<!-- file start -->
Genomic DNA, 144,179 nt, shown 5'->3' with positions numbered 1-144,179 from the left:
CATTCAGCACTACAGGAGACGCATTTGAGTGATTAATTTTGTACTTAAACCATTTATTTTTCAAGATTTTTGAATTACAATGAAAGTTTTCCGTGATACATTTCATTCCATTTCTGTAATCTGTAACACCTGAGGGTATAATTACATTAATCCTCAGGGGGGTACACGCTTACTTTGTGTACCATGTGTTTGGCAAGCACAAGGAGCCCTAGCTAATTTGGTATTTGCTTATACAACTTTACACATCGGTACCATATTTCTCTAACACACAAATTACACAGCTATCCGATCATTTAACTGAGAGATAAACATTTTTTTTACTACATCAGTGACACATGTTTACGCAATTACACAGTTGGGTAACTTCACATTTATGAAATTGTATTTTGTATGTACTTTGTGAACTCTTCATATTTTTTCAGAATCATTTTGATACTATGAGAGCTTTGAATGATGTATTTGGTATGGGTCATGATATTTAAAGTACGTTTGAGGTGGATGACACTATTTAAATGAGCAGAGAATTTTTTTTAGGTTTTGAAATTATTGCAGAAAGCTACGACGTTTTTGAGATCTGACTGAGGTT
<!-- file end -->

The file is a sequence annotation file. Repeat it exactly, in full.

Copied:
Genomic DNA, 144,179 nt, shown 5'->3' with positions numbered 1-144,179 from the left:
CATTCAGCACTACAGGAGACGCATTTGAGTGATTAATTTTGTACTTAAACCATTTATTTTTCAAGATTTTTGAATTACAATGAAAGTTTTCCGTGATACATTTCATTCCATTTCTGTAATCTGTAACACCTGAGGGTATAATTACATTAATCCTCAGGGGGGTACACGCTTACTTTGTGTACCATGTGTTTGGCAAGCACAAGGAGCCCTAGCTAATTTGGTATTTGCTTATACAACTTTACACATCGGTACCATATTTCTCTAACACACAAATTACACAGCTATCCGATCATTTAACTGAGAGATAAACATTTTTTTTACTACATCAGTGACACATGTTTACGCAATTACACAGTTGGGTAACTTCACATTTATGAAATTGTATTTTGTATGTACTTTGTGAACTCTTCATATTTTTTCAGAATCATTTTGATACTATGAGAGCTTTGAATGATGTATTTGGTATGGGTCATGATATTTAAAGTACGTTTGAGGTGGATGACACTATTTAAATGAGCAGAGAATTTTTTTTAGGTTTTGAAATTATTGCAGAAAGCTACGACGTTTTTGAGATCTGACTGAGGTT